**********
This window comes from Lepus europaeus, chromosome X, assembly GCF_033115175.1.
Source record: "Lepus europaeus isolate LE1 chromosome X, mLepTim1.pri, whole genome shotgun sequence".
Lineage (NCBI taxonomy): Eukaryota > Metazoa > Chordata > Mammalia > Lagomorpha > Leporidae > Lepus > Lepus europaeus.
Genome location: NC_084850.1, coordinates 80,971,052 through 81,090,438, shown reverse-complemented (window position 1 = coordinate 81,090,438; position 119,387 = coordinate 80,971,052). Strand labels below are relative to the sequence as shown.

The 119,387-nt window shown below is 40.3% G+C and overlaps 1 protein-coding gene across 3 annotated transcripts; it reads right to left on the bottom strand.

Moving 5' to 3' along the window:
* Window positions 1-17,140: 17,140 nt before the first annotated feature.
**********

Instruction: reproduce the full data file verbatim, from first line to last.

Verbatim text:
This window comes from Lepus europaeus, chromosome X, assembly GCF_033115175.1.
Source record: "Lepus europaeus isolate LE1 chromosome X, mLepTim1.pri, whole genome shotgun sequence".
Lineage (NCBI taxonomy): Eukaryota > Metazoa > Chordata > Mammalia > Lagomorpha > Leporidae > Lepus > Lepus europaeus.
Genome location: NC_084850.1, coordinates 80,971,052 through 81,090,438, shown reverse-complemented (window position 1 = coordinate 81,090,438; position 119,387 = coordinate 80,971,052). Strand labels below are relative to the sequence as shown.

The 119,387-nt window shown below is 40.3% G+C and overlaps 1 protein-coding gene across 3 annotated transcripts; it reads right to left on the bottom strand.

Moving 5' to 3' along the window:
* Window positions 1-17,140: 17,140 nt before the first annotated feature.